• Your car must always have a Warrant of Fitness (WOF) to ensure your vehicle is roadworthy.
  • Search online for your local car garage WOFs centers and testing stations.
  • Car licensing (registration)
  • Car licensing and registration fees is a compulsory fee that helps to pay for road projects and safety programmes.
  • Make sure you buy your car from a trader on the Motor Vehicle Trader register. To check, visit motortraders.govt.nz or free call 0508 668 678.

More information

The Ministry of Consumers Protection and New Zealand Transport Agency also provides information and advice on the requirements of driving in New Zealand. Visit nzta.govt.nz for more information.

Ministry of Consumer Protection

NZTA Motor vehicle licensing and registrations

  • 0800 108 809


Schooling is compulsory from your child’s 6th–16th birthdays, either via a school enrollment or via homeschooling with permission from the Ministry of Education.

The New Zealand education system has five levels:

  • Early childhood education (ages 0–5)
  • Primary school (ages 5–10)
  • Intermediate school (ages 11–12)
  • High school (13–18)
  • Tertiary education (18+).

Your child is eligible for free education at a public school if:

  • you have a work visa
  • you have permanent residency
  • you are a New Zealand Aid Scholar or a PhD student in a New Zealand university.

Alternatively, you may choose to send your children to a private school where you will pay fees.

The school year:

  • runs from late January to early December for secondary schools
  • runs from late January to mid-December for primary schools
  • is divided into four terms.

Please visit the Ministry of Education website at education.govt.nz for the exact dates for school terms.

Most schools in Aotearoa New Zealand have ‘zones’ - areas where the majority of their students live. You don’t have to live within this area for your child to be able to attend the school, but it makes it more likely for your child to be accepted into that school. You can see the zone for the school at educationcounts.govt.nz/find- school.

After school care

After school care programmes are run in many areas. The Government helps to pay some

of the fees to help low income parents and caregivers with childcare they can afford. Visit workandincome.govt.nz or free call 0800 559 009 to check if you are eligible.


The National Certificate of Educational Achievement (NCEA) is the national public examination system from Year 11. Visit nzqa.govt.nz/ncea for more information.

Learning support

Learning support helps children who may need additional support to achieve or engage in education. Children are able to access these services for a variety of support needs, including behaviour, speech, language, mobility, or vision support. Visit education.govt.nz or call 07 858 7130 for information about the schooling system in New Zealand.

Tertiary Education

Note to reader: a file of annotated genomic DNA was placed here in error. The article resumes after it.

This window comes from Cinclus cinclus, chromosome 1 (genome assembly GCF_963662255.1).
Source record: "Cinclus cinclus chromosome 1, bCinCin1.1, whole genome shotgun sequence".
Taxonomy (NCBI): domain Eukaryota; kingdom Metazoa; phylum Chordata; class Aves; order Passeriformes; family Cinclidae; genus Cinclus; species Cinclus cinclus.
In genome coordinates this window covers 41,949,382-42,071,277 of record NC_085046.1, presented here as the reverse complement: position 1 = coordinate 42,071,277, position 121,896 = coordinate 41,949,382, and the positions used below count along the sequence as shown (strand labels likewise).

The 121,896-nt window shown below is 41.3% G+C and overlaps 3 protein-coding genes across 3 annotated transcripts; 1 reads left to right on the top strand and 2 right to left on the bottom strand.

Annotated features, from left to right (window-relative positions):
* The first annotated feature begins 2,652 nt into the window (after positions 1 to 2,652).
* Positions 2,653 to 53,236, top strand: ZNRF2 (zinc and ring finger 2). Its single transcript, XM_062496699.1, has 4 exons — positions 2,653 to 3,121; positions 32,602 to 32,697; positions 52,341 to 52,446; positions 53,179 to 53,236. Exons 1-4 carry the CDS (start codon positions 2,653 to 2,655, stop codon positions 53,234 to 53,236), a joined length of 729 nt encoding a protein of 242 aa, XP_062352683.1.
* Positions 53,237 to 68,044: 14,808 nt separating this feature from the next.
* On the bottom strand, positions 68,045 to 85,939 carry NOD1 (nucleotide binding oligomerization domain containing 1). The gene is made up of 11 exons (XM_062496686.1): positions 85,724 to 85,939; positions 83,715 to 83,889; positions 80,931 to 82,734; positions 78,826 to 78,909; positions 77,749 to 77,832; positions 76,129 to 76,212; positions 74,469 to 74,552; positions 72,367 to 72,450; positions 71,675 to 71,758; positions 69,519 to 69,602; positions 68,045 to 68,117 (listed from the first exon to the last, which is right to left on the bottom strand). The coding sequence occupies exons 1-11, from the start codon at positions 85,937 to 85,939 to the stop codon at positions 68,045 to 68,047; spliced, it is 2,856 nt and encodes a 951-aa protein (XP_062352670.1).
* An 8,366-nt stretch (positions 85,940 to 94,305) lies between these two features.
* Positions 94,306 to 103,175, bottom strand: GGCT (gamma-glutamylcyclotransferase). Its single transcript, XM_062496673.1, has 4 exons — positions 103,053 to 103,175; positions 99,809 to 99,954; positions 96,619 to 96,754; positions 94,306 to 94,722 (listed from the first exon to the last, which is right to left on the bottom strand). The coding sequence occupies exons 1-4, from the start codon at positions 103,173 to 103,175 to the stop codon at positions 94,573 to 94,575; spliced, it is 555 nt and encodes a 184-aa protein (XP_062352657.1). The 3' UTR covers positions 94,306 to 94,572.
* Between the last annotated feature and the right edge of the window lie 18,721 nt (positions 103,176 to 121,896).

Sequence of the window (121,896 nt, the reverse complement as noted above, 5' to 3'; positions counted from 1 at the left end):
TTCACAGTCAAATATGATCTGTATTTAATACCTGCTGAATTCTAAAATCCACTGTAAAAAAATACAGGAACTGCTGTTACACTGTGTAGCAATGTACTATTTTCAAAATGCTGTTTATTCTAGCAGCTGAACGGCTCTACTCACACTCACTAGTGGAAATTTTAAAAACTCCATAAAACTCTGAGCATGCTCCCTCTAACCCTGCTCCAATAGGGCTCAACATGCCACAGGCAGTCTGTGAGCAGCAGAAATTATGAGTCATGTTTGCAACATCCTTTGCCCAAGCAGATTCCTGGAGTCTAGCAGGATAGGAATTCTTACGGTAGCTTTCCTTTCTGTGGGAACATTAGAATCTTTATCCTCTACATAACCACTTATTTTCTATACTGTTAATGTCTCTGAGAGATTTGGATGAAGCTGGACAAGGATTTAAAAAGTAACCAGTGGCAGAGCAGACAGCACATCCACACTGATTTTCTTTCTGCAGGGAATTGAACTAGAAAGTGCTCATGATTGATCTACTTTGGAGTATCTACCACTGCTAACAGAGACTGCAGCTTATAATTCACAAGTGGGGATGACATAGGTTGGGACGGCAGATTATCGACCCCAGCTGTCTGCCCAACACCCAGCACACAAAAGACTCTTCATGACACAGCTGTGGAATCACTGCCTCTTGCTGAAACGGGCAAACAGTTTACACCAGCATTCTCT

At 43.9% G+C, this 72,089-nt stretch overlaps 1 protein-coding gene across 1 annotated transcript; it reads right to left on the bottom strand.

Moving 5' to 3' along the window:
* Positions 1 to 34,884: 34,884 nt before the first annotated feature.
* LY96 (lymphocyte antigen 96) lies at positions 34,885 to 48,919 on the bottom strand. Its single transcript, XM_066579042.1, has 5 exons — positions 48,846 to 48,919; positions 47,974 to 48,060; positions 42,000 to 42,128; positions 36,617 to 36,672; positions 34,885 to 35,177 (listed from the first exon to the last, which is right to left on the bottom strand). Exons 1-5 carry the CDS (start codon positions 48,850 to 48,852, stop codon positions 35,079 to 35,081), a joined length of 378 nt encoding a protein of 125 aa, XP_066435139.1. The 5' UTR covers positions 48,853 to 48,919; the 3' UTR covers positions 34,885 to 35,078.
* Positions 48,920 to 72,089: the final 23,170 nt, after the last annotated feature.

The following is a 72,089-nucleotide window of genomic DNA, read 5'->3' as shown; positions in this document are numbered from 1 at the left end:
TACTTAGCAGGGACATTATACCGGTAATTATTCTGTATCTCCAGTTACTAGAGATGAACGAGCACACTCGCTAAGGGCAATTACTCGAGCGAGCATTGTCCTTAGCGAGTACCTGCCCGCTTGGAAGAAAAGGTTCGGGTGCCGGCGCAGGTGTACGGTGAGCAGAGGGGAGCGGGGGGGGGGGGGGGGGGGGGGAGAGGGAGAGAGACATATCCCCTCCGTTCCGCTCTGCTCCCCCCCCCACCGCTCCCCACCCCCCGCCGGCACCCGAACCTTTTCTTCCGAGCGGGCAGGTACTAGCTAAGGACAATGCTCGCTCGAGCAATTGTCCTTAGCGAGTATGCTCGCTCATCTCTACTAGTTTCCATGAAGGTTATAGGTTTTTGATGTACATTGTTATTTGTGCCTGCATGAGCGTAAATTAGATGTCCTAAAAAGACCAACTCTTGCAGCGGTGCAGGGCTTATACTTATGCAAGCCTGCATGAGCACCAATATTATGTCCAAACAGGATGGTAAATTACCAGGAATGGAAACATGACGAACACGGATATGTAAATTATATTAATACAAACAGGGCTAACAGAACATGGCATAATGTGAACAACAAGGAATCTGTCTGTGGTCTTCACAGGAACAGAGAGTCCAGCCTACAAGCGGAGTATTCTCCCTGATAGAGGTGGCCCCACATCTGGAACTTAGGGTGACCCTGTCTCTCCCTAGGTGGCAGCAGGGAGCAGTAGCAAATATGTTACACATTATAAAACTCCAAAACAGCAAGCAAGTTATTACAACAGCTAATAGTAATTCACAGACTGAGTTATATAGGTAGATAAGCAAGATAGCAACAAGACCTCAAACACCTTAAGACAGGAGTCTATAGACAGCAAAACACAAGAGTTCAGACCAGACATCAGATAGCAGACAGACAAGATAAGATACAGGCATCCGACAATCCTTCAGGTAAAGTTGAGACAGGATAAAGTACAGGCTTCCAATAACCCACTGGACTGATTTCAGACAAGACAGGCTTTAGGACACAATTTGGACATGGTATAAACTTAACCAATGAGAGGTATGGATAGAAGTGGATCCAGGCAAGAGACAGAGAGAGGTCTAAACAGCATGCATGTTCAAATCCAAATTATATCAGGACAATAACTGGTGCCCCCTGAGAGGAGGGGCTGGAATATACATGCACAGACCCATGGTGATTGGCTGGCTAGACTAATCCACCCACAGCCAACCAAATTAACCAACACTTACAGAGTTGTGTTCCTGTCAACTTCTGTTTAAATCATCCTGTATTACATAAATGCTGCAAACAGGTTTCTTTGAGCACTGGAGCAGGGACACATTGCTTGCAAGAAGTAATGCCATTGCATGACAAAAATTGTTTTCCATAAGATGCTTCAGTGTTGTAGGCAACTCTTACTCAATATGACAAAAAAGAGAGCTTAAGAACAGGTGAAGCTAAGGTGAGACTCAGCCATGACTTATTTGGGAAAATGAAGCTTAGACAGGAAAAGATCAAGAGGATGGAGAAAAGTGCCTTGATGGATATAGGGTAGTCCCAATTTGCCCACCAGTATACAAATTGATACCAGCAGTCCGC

There are eight universities in New Zealand including The Victoria University of Wellington and Messy University. All university students must be able to communicate in English and entry requirements may include assessment of English competence to qualify. International students need to pay the full rate of tuition fees.

Other tertiary education providers

There are many other tertiary education providers in the area. Polytechnics offer degrees, diplomas and certificates in vocational, technical and professional fields. For more information about courses and enrolment, contact the institution directly.

Reach out to Authorised Financial Advisors at fma.govt.nz to get help with financial decisions. These professionals can help you with budgeting, planning finances, setting up insurance, and buying assets like a car and a house, and you can find one at fma.govt.nz.

You can also go to sorted.org.nz, an independent money guide offering free, impartial information and calculators to help you manage your money.

New Zealand’s public healthcare system is free to New Zealand citizens, permanent residents, work visa holders, or former refugees.

Health check-ups such as General Practice visits, and dental, skin, and eye checkups are not free. If you need emergency care but don’t meet the above requirements, you will still get the help you need.

A full guide to our healthcare system is available at moh.govt.nz/eligibility.

Family doctors

Your family doctor (also known as a general practitioner, or GP) will be your first contact with the healthcare system. It is free to enrol with any GP. You must pay for each GP visit, but you may be eligible for Government subsidies.

A friend or support person can stay with you during most medical examinations.

Publicly-funded health services

  • Free public hospital treatment
  • Free treatment at a public hospital 24-hour accident and emergency clinics
  • Free or subsidised health care for those suffering from acute or chronic conditions
  • All children 13 years or younger, and who

are eligible for publicly-funded health services can receive free daytime general practice care

For further information talk to your general practice or pharmacist.

  • Subsidised fees for visits by family members to GPs
  • Subsidised fees for visits to physiotherapists, chiropractors and osteopaths when referred by a GP for an accident case
  • No charge for most lab tests and x-rays, except at private clinics
  • No charge for healthcare during pregnancy and childbirth, unless provided by the private medical sector
  • No charge for GP referrals to a public hospital for treatment
  • Free breast screening for women aged between 45–69 years.


GPs will sometimes refer you to a specialist for treatment. Accessing a specialist through the public health system is free, but you may go on a waiting list that can take a few months. To access specialist advice quickly, you (or your medical insurer, if you have private insurance) must pay all fees.

Accident Compensation Corporation(ACC) If you have an injury either at work or at home, ACC provides personal injury cover to New